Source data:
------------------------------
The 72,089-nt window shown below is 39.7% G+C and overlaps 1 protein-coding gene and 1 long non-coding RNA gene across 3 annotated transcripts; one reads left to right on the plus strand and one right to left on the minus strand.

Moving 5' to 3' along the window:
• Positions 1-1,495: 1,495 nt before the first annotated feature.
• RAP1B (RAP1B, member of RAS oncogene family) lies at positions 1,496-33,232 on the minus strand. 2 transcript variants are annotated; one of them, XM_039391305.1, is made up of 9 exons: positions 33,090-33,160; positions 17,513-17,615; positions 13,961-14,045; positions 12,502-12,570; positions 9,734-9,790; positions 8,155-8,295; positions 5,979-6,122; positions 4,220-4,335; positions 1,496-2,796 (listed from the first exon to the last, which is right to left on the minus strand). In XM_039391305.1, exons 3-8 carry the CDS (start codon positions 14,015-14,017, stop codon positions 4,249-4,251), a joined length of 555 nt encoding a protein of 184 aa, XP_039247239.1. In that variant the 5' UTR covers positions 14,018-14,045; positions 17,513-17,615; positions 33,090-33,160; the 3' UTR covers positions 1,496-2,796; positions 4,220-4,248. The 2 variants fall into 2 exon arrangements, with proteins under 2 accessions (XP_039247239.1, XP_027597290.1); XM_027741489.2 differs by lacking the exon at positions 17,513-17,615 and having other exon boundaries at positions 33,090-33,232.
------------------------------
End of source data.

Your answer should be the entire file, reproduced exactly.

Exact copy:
The 72,089-nt window shown below is 39.7% G+C and overlaps 1 protein-coding gene and 1 long non-coding RNA gene across 3 annotated transcripts; one reads left to right on the plus strand and one right to left on the minus strand.

Moving 5' to 3' along the window:
• Positions 1-1,495: 1,495 nt before the first annotated feature.
• RAP1B (RAP1B, member of RAS oncogene family) lies at positions 1,496-33,232 on the minus strand. 2 transcript variants are annotated; one of them, XM_039391305.1, is made up of 9 exons: positions 33,090-33,160; positions 17,513-17,615; positions 13,961-14,045; positions 12,502-12,570; positions 9,734-9,790; positions 8,155-8,295; positions 5,979-6,122; positions 4,220-4,335; positions 1,496-2,796 (listed from the first exon to the last, which is right to left on the minus strand). In XM_039391305.1, exons 3-8 carry the CDS (start codon positions 14,015-14,017, stop codon positions 4,249-4,251), a joined length of 555 nt encoding a protein of 184 aa, XP_039247239.1. In that variant the 5' UTR covers positions 14,018-14,045; positions 17,513-17,615; positions 33,090-33,160; the 3' UTR covers positions 1,496-2,796; positions 4,220-4,248. The 2 variants fall into 2 exon arrangements, with proteins under 2 accessions (XP_039247239.1, XP_027597290.1); XM_027741489.2 differs by lacking the exon at positions 17,513-17,615 and having other exon boundaries at positions 33,090-33,232.